Enriching the lives and spirits of their children. The Pearsons.
``Look at these faces!'' urged Audrey Pearson, pointing toward the wall at the framed origami work of her son, Jason. ``It's so extraordinary that such simple, geometric configurations can communicate an absolute likeness. There's no doubt as who these people are. And there are so few shapes, basically.'' As we walked through their home, Audrey also pointed out a framed photo of a Japanese high school class arrayed in rows of blue uniforms, with cherry blossoms in the background. One blond head stood out. It belonged to Jason, who last year decided to live in Japan.
``I thought it took incredible guts,'' says his father, John, in his pleasant Yorkshire inflection. ``I mean, he's only 16.''
Another photo shows Jason holding an umbrella and already looking a little Japanese in his attitude. ``Origami introduced him to the Japanese culture,'' Audrey explains. ``He's uncertain as to what his choice of involvement will be in life,'' she says, ``and the whole notion of their gardens -- the balance, the beauty -- attracted him. He liked the kind of protocol the Japanese mentality seemed to project. And Japanese architecture. He knew the Japanese were very advanced technologically and he's interested in that -- he's very good at mathematics.''
Such comments reflect the independence, human and artistic insight, common sense, and mutual respect so abundant in the Pearson family, which fairly hums with creative energy and where concept and practice live in vibrant harmony.
John, a nationally recognized artist, is chairman of the Oberlin College art department. His wife, whose professional name is Audrey Skuodas, is herself a talented and productive painter, originally from Lithuania. She and her family were displaced persons after World War II and then lived in Germany.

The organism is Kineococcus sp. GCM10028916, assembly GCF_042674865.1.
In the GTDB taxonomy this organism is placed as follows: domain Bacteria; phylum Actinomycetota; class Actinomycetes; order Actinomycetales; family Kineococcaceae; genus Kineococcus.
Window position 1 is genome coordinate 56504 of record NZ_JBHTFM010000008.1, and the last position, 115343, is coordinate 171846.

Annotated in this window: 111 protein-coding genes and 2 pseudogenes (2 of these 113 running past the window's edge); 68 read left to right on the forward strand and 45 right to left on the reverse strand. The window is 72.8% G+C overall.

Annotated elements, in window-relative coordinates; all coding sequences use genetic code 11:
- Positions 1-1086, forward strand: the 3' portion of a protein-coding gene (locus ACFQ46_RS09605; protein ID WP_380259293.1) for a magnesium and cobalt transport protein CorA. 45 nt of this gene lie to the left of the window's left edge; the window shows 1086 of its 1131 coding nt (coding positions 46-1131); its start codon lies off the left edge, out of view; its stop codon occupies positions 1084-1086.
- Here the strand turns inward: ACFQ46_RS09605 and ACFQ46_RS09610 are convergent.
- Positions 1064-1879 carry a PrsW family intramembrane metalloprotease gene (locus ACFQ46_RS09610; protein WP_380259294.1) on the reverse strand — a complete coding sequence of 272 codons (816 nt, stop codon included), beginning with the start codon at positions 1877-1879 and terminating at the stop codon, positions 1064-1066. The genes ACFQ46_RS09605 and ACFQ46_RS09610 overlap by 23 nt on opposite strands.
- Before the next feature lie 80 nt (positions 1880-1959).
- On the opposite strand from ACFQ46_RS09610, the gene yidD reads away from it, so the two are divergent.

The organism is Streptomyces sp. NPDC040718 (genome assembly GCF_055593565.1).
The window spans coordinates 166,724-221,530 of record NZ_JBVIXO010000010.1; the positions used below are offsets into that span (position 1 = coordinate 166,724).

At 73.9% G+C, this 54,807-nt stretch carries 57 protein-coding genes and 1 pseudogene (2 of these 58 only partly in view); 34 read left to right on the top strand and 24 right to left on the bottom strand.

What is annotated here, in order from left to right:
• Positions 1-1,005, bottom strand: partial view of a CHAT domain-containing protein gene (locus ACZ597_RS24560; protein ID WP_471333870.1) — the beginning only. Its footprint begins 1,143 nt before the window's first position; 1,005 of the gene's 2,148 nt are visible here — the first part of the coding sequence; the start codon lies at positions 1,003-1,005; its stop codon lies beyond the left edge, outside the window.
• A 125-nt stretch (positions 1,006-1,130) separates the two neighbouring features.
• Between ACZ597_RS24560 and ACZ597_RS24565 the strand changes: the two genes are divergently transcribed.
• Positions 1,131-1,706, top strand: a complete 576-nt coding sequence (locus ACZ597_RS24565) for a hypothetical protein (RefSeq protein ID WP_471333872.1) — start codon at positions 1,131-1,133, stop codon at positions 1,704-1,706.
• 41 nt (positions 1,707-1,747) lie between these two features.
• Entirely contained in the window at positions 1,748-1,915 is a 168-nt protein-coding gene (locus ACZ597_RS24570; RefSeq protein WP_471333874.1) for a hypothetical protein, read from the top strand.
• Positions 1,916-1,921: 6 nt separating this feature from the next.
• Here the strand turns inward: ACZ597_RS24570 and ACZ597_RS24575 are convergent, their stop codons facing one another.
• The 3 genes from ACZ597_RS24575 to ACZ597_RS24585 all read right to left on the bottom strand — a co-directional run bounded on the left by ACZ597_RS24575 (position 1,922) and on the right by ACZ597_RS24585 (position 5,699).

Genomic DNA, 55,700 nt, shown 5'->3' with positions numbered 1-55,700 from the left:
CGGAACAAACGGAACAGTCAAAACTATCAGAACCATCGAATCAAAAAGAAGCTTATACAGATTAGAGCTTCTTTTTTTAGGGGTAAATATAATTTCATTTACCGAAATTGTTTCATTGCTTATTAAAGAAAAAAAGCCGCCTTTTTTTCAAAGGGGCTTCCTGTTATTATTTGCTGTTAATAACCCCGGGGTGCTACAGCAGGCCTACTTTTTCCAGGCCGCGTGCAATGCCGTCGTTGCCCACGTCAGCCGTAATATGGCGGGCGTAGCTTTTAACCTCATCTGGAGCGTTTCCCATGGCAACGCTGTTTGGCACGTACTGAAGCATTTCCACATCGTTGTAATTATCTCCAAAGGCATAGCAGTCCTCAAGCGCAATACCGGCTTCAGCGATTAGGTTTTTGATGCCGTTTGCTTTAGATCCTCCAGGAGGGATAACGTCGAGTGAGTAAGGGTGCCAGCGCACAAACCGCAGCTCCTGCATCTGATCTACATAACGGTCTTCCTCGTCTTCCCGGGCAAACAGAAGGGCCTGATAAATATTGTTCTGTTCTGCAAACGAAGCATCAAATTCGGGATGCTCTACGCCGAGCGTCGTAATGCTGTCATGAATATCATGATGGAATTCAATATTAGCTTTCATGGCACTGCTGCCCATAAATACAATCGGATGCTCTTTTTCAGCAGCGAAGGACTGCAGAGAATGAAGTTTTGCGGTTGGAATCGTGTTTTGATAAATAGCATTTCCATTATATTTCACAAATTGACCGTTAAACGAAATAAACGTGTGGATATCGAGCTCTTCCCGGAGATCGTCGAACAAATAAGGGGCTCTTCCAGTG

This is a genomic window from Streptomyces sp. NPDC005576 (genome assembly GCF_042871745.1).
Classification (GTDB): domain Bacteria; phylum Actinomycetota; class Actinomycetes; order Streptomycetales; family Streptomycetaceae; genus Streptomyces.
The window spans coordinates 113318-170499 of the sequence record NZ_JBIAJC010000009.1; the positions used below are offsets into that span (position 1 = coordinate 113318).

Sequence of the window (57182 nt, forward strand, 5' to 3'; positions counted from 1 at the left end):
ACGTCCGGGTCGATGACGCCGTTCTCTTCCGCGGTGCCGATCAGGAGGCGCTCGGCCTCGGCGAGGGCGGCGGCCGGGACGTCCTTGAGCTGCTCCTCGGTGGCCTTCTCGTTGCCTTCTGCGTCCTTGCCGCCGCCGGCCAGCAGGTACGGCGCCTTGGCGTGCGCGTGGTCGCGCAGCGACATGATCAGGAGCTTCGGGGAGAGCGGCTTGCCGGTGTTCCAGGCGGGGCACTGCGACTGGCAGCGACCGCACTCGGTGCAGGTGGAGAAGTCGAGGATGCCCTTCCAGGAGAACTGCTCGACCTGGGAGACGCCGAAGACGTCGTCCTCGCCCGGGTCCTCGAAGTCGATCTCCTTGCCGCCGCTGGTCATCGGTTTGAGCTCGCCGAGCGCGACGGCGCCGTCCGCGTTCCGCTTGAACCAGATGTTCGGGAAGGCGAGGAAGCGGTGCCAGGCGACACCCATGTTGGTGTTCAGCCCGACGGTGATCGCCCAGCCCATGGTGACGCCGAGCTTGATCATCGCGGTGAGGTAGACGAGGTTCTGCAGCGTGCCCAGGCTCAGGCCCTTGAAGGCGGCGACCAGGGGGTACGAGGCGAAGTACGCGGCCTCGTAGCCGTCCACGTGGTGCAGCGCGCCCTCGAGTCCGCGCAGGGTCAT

Their other child is 14-year-old Cadence, ballet student and recreational artist, who lives at home in the family's century-old brown-and-tan house with its spacious veranda on the front and sides. It sits on a tranquil tree-lined street a few blocks from Oberlin, allowing John to bike to his classes in a life style that is almost a stereotype of an academic idyll.
Inside, the house bears remarkable record to the skill of the parents and to the talents of the children as they developed over the years. Besides paintings, carefully framed examples of the children's work cover much of the walls, chosen by the loving but professional eyes of John and Audrey. And among the rich bounty of other beautifully displayed objects are creatively constructed doll houses, shelves of dolls, a whole collection of mechanical figures, plus toys and other items conceived and made by the parents to enrich the lives and spirits of the children.
``We're accumulators, not collectors,'' admits John about the physical environment that help nurture the creativity of Cadence and Jason. ``These things are not necessarily great works of art, or the best or the first or the most significant. They were just things that we love.''
When the family made Christmas presents for each other, they would sit together -- a little cottage industry -- but wouldn't let each other see what was being worked on until the day itself. The seasonal cries of ``Don't look!'' still ring in John's memory.
As Jason and Cadence became aware of their surroundings, ``we never said don't touch, you're going to break it,'' John points out. ``Whenever there was any interest shown we would give them the thing, let them look at it, feel it, understand it.''
``If there were just a method of imparting this information to parents,'' says Audrey with an urgency born of lifelong experience, ``to please provide their children with pencils, paper, building blocks -- anything. I remember buying old construction blocks when Cadence was two or so, and the things she could create with just these rudimentary objects!''
``It's not a matter of just providing the materials,'' John observes. ``It's being sure not to demean that activity, which often happens unintentionally in families. It's providing an ambiance...''
``...and noticing,'' Audrey picks up, ``when they've come to a stumbling block and then helping see them through it, and thinking about at what stage of development they are.''